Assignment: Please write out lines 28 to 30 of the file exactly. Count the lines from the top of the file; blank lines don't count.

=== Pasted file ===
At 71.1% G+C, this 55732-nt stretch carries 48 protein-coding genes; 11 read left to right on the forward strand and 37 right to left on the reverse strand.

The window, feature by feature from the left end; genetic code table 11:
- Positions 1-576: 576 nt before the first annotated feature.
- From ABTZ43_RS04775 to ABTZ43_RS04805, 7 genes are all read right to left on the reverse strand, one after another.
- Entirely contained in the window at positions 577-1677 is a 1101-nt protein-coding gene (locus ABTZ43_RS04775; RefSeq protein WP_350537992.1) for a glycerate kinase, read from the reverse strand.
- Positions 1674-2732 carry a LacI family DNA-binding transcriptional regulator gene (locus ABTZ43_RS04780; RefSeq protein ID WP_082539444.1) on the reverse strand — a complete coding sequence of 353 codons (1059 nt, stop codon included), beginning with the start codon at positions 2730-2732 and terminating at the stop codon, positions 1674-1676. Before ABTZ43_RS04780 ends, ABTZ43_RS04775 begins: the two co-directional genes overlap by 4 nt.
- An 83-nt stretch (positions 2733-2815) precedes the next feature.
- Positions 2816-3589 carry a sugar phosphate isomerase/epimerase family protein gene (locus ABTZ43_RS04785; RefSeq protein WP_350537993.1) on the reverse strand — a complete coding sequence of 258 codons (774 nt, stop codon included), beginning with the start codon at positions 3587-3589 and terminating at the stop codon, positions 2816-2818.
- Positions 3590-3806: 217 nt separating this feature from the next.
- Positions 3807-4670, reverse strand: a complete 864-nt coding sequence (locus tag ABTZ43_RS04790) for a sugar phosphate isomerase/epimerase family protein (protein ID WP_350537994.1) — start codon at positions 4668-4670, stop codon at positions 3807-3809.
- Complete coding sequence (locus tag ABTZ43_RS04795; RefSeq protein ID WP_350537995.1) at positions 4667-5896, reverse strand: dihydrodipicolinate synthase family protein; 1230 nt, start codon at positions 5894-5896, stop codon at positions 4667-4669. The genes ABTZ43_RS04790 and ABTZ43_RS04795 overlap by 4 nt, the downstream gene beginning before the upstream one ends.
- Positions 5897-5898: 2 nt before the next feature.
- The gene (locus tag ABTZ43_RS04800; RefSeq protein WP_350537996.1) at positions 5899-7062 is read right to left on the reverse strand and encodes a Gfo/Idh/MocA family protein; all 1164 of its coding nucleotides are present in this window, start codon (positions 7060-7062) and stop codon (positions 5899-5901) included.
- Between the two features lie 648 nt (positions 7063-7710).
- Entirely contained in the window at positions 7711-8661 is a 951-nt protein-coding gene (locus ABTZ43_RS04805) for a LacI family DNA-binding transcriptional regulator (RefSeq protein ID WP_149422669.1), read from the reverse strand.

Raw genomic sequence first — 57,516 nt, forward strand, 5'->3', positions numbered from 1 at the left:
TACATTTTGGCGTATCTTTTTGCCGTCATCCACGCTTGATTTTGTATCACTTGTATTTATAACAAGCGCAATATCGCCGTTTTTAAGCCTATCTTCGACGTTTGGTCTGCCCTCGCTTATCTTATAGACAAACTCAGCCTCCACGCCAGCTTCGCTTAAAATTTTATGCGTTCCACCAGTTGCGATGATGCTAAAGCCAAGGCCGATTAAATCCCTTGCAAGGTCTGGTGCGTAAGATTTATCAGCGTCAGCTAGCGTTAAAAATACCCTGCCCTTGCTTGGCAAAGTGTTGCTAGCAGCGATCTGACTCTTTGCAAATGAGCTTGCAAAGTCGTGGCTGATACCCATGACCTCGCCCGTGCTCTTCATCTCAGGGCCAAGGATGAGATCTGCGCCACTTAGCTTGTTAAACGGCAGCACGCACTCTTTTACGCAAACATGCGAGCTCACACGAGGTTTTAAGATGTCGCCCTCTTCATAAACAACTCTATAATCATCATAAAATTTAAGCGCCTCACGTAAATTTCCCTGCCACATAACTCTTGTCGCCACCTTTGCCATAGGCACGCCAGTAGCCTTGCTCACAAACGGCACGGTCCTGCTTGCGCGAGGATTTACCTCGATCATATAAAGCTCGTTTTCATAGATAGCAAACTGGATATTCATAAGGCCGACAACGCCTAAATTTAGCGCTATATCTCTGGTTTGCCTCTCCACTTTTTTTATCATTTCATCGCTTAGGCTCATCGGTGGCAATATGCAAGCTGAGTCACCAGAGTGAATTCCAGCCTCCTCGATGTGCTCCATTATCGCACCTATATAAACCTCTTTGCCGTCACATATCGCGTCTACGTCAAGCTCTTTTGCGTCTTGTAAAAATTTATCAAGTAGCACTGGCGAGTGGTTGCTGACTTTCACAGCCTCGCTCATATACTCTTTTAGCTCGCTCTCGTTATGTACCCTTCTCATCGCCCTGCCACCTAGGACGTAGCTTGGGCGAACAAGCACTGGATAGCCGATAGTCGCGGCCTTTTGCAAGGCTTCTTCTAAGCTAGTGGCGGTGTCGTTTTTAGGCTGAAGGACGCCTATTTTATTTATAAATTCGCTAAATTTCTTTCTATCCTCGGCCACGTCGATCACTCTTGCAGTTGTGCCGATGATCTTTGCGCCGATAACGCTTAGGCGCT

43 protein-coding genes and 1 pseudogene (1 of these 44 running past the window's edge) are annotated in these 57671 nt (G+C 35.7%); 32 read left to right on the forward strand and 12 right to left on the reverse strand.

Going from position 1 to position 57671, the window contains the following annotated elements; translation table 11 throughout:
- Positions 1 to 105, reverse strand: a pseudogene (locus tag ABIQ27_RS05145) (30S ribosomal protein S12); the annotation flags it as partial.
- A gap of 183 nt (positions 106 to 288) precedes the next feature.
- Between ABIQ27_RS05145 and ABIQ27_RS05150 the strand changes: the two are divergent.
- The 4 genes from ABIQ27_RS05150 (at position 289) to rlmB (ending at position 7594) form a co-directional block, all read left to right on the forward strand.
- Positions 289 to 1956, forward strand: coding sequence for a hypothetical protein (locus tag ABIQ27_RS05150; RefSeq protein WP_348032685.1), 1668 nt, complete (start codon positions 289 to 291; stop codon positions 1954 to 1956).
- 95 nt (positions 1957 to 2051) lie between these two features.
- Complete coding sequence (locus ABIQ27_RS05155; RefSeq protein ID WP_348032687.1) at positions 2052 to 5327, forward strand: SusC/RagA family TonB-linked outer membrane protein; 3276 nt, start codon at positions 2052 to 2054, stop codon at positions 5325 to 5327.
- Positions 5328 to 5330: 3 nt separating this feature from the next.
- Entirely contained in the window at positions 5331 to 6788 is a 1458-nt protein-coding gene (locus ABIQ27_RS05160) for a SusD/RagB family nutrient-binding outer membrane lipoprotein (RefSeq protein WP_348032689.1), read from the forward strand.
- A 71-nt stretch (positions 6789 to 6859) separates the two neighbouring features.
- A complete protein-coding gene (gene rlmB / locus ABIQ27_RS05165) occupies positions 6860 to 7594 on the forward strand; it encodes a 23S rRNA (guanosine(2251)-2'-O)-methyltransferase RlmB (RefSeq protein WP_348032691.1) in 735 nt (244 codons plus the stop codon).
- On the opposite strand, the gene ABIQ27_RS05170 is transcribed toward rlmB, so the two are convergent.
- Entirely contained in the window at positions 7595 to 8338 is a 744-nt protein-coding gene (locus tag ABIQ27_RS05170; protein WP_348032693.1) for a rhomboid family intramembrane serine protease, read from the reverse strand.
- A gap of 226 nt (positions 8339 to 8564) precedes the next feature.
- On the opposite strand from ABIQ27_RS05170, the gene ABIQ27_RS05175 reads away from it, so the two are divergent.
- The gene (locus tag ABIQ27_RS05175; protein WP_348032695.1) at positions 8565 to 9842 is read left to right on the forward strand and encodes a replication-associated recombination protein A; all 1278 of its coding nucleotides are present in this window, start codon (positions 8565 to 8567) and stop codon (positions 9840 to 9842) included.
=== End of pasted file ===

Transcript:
- Entirely contained in the window at positions 5331 to 6788 is a 1458-nt protein-coding gene (locus ABIQ27_RS05160) for a SusD/RagB family nutrient-binding outer membrane lipoprotein (RefSeq protein WP_348032689.1), read from the forward strand.
- A 71-nt stretch (positions 6789 to 6859) separates the two neighbouring features.
- A complete protein-coding gene (gene rlmB / locus ABIQ27_RS05165) occupies positions 6860 to 7594 on the forward strand; it encodes a 23S rRNA (guanosine(2251)-2'-O)-methyltransferase RlmB (RefSeq protein WP_348032691.1) in 735 nt (244 codons plus the stop codon).